by Mary Reames, J.D., LEED AP O+M, TRUE Advisor, Leonardo Academy and Michael Arny, P.E., LEED Fellow, WELL AP, Leonardo Academy — Adjusting the amount of a product or service to better fit your needs is called “right-sizing.” You right-size lots of things – from the amount of outside air you bring in via the building’s HVAC system, to the quantity of lamps you order for your building, to the number of cleaning hours you contract for with your cleaning services vendor. Right-sizing is a practical way to save money, to conserve resources, and to manage your building more efficiently.
But have you right-sized your waste disposal services?
Once a contract with a waste hauler is signed, many facility managers don’t think about waste hauling again until it’s time to renew the contract. But depending on the length of the contract and the waste disposal practices of the building’s occupants, the amount of waste disposed of – and thus the services needed – may change before the contract term is up. And even when it’s time to renew, it’s tempting to think that the same building will – of course! – still have the same waste hauling needs.
Recently, one of our clients underwent a waste audit as part of the LEED® for Existing Buildings application process. Management was very surprised to learn that, while their cleaning staff was dutifully collecting the recyclables separately from the residual waste, the recyclables were ending up in the compactor with the landfill-bound waste, because the building’s recyclables container was far too small. Not only did this greatly decrease their diversion rate, but it also cost them money; in their case, their waste hauler charged more for waste removal than for recycling removal. Their tenants had been improving their recycling practices, but the waste hauling services had not been modified to reflect those improvements. Other building managers experience the opposite; their containers are only half-full when they are collected – and if the hauler charges by trip rather than by weight, that means management is paying twice as much for waste disposal as they need to.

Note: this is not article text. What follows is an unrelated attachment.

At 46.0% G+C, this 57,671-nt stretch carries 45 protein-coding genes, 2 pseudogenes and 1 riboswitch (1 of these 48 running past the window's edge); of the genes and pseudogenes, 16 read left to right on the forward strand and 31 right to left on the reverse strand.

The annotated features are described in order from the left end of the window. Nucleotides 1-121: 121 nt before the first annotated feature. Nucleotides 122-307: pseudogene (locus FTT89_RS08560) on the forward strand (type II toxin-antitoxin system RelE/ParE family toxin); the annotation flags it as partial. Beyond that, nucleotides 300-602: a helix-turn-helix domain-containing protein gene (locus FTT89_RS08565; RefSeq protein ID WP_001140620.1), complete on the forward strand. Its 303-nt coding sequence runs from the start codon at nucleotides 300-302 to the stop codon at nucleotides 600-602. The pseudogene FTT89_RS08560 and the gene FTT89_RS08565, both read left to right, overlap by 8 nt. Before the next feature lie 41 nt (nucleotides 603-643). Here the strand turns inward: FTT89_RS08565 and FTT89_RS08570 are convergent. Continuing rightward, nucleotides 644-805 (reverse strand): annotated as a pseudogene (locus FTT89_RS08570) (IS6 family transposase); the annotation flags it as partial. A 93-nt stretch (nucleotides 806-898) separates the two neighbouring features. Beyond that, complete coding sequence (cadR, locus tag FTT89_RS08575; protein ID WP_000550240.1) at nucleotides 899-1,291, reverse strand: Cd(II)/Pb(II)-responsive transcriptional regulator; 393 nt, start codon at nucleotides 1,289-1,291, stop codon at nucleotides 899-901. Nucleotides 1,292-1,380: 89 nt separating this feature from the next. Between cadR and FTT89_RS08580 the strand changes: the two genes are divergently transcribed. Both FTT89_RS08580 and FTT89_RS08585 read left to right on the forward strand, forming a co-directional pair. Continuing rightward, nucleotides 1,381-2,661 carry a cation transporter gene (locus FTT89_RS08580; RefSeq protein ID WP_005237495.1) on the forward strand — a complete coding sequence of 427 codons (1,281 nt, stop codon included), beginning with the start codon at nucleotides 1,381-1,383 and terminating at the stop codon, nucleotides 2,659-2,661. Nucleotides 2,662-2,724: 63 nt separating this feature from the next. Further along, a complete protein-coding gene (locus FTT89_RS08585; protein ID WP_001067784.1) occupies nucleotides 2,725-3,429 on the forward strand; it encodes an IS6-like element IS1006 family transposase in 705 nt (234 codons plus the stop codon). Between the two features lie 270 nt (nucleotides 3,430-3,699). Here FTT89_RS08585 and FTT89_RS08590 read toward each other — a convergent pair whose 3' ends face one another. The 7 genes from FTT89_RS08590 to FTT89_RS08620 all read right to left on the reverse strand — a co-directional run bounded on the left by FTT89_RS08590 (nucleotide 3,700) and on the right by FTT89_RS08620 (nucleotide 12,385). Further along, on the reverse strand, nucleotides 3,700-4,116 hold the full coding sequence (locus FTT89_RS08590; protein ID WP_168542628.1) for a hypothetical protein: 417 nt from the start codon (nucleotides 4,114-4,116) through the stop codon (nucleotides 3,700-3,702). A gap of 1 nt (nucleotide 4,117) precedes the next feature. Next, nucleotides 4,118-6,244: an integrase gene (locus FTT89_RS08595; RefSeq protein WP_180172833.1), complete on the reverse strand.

Right-sizing can also help you track your recyclables diversion rate. To track your building’s progress on diverting waste from the landfill or the incinerator, you need accurate measurements of the amount of waste diverted and the amount of waste not diverted. If you are measuring by counting pickups, you will need to know how full the containers are at the time of each
So how do you know if your current waste hauling services are the right-size? The only way to know is to look. Repeatedly and frequently. For several weeks in a row, take a look at how much is in your containers just before they are collected. Record the amount using the same metric each time. Are they full when they are picked up? Half-full? Half-full on Mondays but completely full on Thursdays? Also look at what is in the containers. Are there recyclables in the waste containers, or vice versa? Are the cardboard boxes flattened, or are they taking up air space? Keep recording the amounts and types of waste for a long enough period of time to understand the patterns in your building. There are a number of apps and online tools that can help you record this data, but even a simple spreadsheet, like the one in Figure 1, can work. Taking photos, like the one in Figure 2, will also help you look for trends.
Once you have collected the data, it’s time to analyze. If you keep seeing that your containers are only half-full on Mondays, perhaps you need to adjust the collection schedule so that pickup is on Tuesdays instead. If some of the containers are always half full when collected, request a different-sized container from your waste hauler. If there is no discernable pattern, perhaps your waste hauler will collect on request rather than on a set schedule. Show your findings to your waste hauler and collaborate on the combination of containers and pickups that will best suit the needs of your building.
Right-sizing your waste disposal services is an important step in managing your waste as efficiently as possible. In fact, it is one of the first steps on the road to achieving True® Zero Waste certification. Zero waste is a management approach to waste that emphasizes waste prevention as well as waste diversion. A TRUE Zero Waste certification means, among other things, that a company or project has eliminated and/or diverted at least 90% of its solid, non-hazardous wastes from the landfill, incinerator, or environment over the last 12 months.
Even if you have no plans to attempt a zero-waste goal, undertaking a right-sizing exercise can help you operate your building more efficiently and more cost effectively. A TRUE Advisor – a professional who understands the requirements of the TRUE rating system and how to advance zero waste efforts in a facility or company – can help you conduct a right-sizing exercise and work with your waste hauler on a plan that will make the most of your waste hauling budget.